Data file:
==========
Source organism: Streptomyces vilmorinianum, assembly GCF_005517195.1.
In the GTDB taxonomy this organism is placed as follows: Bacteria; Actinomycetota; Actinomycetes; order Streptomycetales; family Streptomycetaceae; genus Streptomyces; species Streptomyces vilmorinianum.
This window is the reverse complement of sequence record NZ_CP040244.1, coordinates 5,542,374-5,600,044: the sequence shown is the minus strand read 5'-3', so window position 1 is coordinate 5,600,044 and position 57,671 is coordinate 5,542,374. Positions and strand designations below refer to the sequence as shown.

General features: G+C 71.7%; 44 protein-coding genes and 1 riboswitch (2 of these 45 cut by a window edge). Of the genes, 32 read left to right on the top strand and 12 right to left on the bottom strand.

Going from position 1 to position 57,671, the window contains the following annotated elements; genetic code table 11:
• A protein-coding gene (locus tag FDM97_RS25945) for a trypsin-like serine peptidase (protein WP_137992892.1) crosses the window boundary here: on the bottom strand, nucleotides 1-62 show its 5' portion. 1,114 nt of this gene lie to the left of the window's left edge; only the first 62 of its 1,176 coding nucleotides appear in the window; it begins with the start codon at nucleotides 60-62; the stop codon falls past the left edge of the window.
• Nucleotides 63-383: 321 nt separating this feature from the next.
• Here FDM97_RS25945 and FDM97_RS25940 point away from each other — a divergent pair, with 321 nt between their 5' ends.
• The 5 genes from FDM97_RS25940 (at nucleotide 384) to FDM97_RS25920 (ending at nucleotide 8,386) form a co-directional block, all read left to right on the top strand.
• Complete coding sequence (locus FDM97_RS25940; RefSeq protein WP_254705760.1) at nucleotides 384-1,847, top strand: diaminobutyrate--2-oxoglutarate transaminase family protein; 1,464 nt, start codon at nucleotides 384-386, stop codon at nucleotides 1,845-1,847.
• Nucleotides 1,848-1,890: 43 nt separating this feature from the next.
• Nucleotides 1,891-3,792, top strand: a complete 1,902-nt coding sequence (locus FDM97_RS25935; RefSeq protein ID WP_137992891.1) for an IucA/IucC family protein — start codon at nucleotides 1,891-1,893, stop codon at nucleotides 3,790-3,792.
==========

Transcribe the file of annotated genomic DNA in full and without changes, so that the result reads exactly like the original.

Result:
Source organism: Streptomyces vilmorinianum, assembly GCF_005517195.1.
In the GTDB taxonomy this organism is placed as follows: Bacteria; Actinomycetota; Actinomycetes; order Streptomycetales; family Streptomycetaceae; genus Streptomyces; species Streptomyces vilmorinianum.
This window is the reverse complement of sequence record NZ_CP040244.1, coordinates 5,542,374-5,600,044: the sequence shown is the minus strand read 5'-3', so window position 1 is coordinate 5,600,044 and position 57,671 is coordinate 5,542,374. Positions and strand designations below refer to the sequence as shown.

General features: G+C 71.7%; 44 protein-coding genes and 1 riboswitch (2 of these 45 cut by a window edge). Of the genes, 32 read left to right on the top strand and 12 right to left on the bottom strand.

Going from position 1 to position 57,671, the window contains the following annotated elements; genetic code table 11:
• A protein-coding gene (locus tag FDM97_RS25945) for a trypsin-like serine peptidase (protein WP_137992892.1) crosses the window boundary here: on the bottom strand, nucleotides 1-62 show its 5' portion. 1,114 nt of this gene lie to the left of the window's left edge; only the first 62 of its 1,176 coding nucleotides appear in the window; it begins with the start codon at nucleotides 60-62; the stop codon falls past the left edge of the window.
• Nucleotides 63-383: 321 nt separating this feature from the next.
• Here FDM97_RS25945 and FDM97_RS25940 point away from each other — a divergent pair, with 321 nt between their 5' ends.
• The 5 genes from FDM97_RS25940 (at nucleotide 384) to FDM97_RS25920 (ending at nucleotide 8,386) form a co-directional block, all read left to right on the top strand.
• Complete coding sequence (locus FDM97_RS25940; RefSeq protein WP_254705760.1) at nucleotides 384-1,847, top strand: diaminobutyrate--2-oxoglutarate transaminase family protein; 1,464 nt, start codon at nucleotides 384-386, stop codon at nucleotides 1,845-1,847.
• Nucleotides 1,848-1,890: 43 nt separating this feature from the next.
• Nucleotides 1,891-3,792, top strand: a complete 1,902-nt coding sequence (locus FDM97_RS25935; RefSeq protein ID WP_137992891.1) for an IucA/IucC family protein — start codon at nucleotides 1,891-1,893, stop codon at nucleotides 3,790-3,792.